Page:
Posted on April 18, 2019

Charter Schools Claim They Are Losing Millions in Tax Revenue to KC District

Mará Rose Williams, Kansas City Star, April 18, 2019

Charter schools in Kansas City say they are shortchanged about $15 million a year in funds that for years has been diverted to Kansas City Public Schools. But they are going to have to change Missouri law to get it.

District officials are fighting the efforts because they don’t believe the charters should get anywhere near the amount they claim from the pot of public money they are supposed to share. And they say wording in proposed legislation could put district grants and philanthropic gifts in jeopardy.

But if something isn’t done, growth in enrollment at charters, coupled with declines at district schools, could leave charters short millions more.


Whatever the amount, charters, which are also public, say the money is rightfully theirs but it’s been going into district coffers for more than a decade because of a kink in the law.

“We don’t have the same numbers, but there is no dispute between us that local tax dollars, which are public funds, ought to be shared equitably between the district and the charters, and right now they are not,” said Dean Johnson, executive director of Crossroads Charter Schools.

At issue are school funding streams derived from various taxes.


The discrepancy is not the fault of the KCPS district. The fault, officials say, lies in the law and the rigidity with which it was written.


{snip} As property values have risen, charters claim they have not received their fair share, that their portion is stuck in 2005.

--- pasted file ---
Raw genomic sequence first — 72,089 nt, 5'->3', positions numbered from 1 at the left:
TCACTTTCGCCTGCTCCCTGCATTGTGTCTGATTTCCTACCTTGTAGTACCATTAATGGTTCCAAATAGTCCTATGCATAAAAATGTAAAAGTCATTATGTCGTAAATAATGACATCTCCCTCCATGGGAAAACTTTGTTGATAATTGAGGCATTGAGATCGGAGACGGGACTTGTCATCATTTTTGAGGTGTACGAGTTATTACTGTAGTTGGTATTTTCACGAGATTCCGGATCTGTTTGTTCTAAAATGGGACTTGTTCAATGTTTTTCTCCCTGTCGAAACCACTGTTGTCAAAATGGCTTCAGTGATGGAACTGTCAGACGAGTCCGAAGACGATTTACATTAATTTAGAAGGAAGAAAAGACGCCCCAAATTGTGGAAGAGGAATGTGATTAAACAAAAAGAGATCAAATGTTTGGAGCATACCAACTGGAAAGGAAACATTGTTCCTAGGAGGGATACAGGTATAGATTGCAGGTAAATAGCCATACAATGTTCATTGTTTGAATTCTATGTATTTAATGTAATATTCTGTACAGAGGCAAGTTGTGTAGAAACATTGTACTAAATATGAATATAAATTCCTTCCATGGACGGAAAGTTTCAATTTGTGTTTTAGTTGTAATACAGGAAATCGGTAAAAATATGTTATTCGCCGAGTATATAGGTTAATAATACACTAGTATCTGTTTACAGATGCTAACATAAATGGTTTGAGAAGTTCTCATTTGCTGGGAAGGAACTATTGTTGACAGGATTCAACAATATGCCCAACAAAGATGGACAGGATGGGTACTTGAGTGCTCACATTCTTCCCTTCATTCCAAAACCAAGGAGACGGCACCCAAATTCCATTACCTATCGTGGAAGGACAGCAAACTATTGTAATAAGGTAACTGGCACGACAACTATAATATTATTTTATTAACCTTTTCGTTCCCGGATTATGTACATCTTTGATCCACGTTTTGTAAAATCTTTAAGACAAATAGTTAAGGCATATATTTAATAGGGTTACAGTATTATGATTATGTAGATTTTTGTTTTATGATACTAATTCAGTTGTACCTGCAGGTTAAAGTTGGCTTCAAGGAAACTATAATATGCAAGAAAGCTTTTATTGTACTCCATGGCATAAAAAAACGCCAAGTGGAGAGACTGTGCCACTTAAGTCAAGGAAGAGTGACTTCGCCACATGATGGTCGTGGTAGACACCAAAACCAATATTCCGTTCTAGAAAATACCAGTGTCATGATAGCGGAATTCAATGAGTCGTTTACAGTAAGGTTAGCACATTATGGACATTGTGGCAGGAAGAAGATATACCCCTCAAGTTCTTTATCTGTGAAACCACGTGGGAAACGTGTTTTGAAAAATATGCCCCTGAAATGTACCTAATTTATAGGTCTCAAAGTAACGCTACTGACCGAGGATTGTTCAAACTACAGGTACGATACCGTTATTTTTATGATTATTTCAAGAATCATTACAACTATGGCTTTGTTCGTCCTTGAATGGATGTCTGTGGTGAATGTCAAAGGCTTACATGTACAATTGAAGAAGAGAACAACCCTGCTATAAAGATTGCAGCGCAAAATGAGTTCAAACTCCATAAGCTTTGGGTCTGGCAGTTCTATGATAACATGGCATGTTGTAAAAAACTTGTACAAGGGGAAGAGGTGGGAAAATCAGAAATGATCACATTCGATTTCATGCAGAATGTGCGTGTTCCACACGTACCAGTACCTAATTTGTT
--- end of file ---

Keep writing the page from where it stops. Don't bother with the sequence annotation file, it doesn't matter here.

On top of that, charters say other local funding streams aren’t shared with them. All of those dollars go to the district. Not fair, they say.

Not our fault, says Quinley. “We are just following what the Department of Elementary and Secondary Education prescribes.”

State charter school officials figure the district is receiving roughly $2,000 per student a year more than charters.

Quinley says there is another problem with the charters’ calculations: “They are assuming that all the tax dollars billed are collected,” she said. A lot of people appeal their property assessments and others simply never pay what’s billed.

In the end, how much state and local money districts and charters get is based mostly on enrollment.

And the district has lost so many students that the entire state allocation now goes to charters, Quinley said. The district relies solely on local funds and other sources.

Charters are worried, Thaman said, that as their enrollment continues to grow and KCPS enrollment dips, there won’t be enough money for charters to get their cut.

With new charters lined up to open and old ones prepared to expand in Kansas City in the fall, “That could happen as soon as a year’s time,” Quinley said.

“That’s a crisis for charters in Kansas City,” said Thaman. “This is an equity issue. All public school children should be funded equally.”


District officials disagree and believe that the wording in the proposed legislation, which Quinley said calls for “all local funds” to be divided equitably, could be construed to dip into district grants and other local sources intended specifically for district programs.

Missouri state Sen. Ed Emery, a Republican from Lamar, sponsored the legislation, which he expects will resolve the “funding inequity” problems this year. He said any resistance to the bill has come from groups that represent traditional public schools.